There’s an old saying among sports coaches:
“A champion team will defeat a team of champions.”
However, as much as we value the ideals of teamwork and connectedness, there’s also the alternative notion of the “rugged individual” or “prima donna,” who stands out from the crowd and succeeds without help from anyone.
Our culture often places more value on a single talented person than on a cohesive team that has no standout star.
Research must ask, what is better: one standout player or a cohesive team of average performers?
The Value of Teamwork
From an evolutionary standpoint, it’s easy to understand why humans work well in teams. If our ancestors were unable to get along in a group, they would be unlikely to survive very long.
This can be seen in species who share common ancestors with humans. You won’t see an alpha male monkey walking alone without their followers, for example. Once you are in a team, you get stronger.
Under the VIA (Values in Action) personality test, which gives an inventory of a person’s character strengths, teamwork is considered a strength in the “Justice” category. People who have teamwork as their top strength usually are “loyal and dedicated teammates and work hard for the success of the group,” (VIA Institute on Character, 2016).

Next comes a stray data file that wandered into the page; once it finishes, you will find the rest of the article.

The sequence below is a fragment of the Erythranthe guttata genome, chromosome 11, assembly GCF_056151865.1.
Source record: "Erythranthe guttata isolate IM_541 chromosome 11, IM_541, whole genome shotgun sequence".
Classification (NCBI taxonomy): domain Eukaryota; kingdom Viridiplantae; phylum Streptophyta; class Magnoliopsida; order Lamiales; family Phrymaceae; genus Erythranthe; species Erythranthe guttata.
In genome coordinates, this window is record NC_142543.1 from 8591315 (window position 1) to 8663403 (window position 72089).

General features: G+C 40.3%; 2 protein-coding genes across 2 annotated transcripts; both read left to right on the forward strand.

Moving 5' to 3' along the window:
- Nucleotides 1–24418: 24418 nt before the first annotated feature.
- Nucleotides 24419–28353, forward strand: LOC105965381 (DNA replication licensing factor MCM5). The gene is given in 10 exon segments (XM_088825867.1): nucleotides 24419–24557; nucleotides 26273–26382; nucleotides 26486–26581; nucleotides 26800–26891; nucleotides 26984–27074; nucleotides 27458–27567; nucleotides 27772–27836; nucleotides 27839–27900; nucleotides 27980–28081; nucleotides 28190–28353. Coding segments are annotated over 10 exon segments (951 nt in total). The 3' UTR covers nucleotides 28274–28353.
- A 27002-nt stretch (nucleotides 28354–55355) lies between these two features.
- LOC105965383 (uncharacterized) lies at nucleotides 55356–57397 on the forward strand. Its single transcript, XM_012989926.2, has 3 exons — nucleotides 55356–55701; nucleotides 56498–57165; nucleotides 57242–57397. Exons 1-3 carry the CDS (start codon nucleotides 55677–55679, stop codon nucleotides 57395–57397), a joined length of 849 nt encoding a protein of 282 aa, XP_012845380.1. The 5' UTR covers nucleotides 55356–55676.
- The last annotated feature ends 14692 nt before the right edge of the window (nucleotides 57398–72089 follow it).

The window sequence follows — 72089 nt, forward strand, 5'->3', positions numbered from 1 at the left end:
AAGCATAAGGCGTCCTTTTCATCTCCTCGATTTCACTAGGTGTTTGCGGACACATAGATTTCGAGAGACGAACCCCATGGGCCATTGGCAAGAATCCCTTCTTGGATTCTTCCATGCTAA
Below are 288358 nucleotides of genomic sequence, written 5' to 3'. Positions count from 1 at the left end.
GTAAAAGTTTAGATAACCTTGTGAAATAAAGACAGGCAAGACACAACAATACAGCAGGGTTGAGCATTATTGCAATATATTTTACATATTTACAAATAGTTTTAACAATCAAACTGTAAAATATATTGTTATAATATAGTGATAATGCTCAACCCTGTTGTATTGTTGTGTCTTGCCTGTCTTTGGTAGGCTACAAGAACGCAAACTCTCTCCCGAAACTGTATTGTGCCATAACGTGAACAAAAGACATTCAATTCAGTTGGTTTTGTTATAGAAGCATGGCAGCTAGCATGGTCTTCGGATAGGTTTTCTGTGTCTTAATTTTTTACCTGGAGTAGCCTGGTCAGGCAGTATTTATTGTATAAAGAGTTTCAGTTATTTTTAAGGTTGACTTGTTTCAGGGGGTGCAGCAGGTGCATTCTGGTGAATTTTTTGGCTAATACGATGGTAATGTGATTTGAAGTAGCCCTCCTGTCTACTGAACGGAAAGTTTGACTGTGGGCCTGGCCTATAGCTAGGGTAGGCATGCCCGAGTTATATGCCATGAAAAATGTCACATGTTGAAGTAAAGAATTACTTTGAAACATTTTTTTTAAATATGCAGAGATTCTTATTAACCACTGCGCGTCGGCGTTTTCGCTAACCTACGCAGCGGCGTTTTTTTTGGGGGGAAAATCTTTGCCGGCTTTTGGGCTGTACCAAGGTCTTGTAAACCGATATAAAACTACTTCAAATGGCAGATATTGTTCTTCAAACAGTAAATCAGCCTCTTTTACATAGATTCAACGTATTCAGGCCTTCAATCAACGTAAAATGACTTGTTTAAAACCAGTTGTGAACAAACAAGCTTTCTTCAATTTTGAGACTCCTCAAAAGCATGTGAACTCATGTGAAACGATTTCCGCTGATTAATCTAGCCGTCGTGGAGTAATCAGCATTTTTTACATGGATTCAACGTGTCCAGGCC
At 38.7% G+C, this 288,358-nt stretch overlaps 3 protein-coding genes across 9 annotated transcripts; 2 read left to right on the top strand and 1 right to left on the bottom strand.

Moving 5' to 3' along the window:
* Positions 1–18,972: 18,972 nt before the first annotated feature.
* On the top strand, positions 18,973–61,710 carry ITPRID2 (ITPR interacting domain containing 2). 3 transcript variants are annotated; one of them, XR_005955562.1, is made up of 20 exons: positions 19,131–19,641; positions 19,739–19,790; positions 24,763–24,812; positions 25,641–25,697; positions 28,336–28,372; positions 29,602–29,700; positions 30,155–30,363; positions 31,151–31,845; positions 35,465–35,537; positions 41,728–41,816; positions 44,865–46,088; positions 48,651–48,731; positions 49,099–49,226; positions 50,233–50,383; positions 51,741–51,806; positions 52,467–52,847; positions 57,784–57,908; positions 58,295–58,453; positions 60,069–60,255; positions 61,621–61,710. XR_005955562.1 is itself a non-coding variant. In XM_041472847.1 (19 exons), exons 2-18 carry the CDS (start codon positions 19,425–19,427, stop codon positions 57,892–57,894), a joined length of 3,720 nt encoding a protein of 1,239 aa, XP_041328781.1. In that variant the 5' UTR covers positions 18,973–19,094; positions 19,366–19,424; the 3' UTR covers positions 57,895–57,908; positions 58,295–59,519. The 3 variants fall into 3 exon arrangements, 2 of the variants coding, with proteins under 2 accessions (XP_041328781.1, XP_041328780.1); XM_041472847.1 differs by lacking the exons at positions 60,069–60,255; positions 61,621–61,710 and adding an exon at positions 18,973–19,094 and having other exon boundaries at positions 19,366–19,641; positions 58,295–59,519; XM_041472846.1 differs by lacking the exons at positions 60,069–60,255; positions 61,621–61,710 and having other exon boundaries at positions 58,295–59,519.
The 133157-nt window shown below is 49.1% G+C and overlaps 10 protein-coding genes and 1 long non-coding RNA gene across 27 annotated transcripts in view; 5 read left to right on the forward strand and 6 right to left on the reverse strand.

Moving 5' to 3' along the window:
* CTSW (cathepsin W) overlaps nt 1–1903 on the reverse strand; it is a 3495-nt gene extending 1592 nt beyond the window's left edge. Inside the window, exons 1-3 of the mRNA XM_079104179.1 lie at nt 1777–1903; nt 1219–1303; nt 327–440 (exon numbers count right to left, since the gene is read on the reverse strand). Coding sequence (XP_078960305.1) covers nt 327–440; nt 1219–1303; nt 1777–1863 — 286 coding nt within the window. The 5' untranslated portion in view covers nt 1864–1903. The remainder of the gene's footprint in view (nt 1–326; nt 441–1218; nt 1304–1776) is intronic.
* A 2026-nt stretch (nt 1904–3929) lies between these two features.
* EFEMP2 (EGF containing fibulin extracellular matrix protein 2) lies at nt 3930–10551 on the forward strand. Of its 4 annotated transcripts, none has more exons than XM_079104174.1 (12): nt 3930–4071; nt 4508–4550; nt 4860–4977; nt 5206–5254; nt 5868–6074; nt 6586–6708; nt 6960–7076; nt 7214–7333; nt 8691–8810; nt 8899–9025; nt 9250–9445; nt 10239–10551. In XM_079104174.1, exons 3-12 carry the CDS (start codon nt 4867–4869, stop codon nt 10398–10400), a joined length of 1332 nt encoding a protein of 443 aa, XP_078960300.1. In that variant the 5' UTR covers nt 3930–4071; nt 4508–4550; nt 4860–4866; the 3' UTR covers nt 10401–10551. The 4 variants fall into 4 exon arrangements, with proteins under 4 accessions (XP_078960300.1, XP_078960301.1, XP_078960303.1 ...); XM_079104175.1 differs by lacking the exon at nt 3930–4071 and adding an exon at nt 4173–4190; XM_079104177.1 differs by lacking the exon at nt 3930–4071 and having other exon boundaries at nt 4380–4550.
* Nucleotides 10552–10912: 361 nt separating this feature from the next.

Having a penchant for teamwork ensures that members of society don’t just focus on themselves, but make sure entire groups of people function well.
Different from other strengths that could be cultivated by yourself, teamwork is all about others. Based on the findings of the character strengths in organizations, they found that individually focused strengths like creativity are unlikely to occur with other-focused strengths like teamwork.
Trust as a Core Ingredient
To build a strong team, trust is essential.
“Trust is a psychological state that implies positive expectations regarding the intentions, attitudes and behaviors of others towards oneself in situations that may imply some uncertainty or ambiguity.”
In the context of organizations, for example, we can look at trust in three different forms or stages:
- Trust based on an estimate: weighing the pros and cons of trust;
- Trust based on information: behavior is influenced by our previous experiences (positive and negative);
- Trust based on identification: we trust more readily in others with whom we identify.
We also know that an environment with low levels of trust will lead to:
- Contradictory information.
- Unmet expectations.
- A system with a higher level of control and vigilance.
Teamwork also requires the ability of facilitation. Business writer Tom Wujec found that when presenting groups with the “marshmallow challenge,” a simple team-building exercise that instructs people to build towers out of marshmallows, dried spaghetti, masking tape, and string, they scored much better if executive administrators were included.
“Because they have special skills of facilitation, they manage the process. They understand the process. Any team who manages and pays close attention to work will significantly improve the team’s performance” (Wujec, 2010).
Most of the time a team is simply a group of people working in the same office space. Each person has his or her own strengths and skills. Each could succeed and do great on their own.
Such a group needs a facilitator to ensure that each person’s skills are being utilized, and that they are working toward the same goal.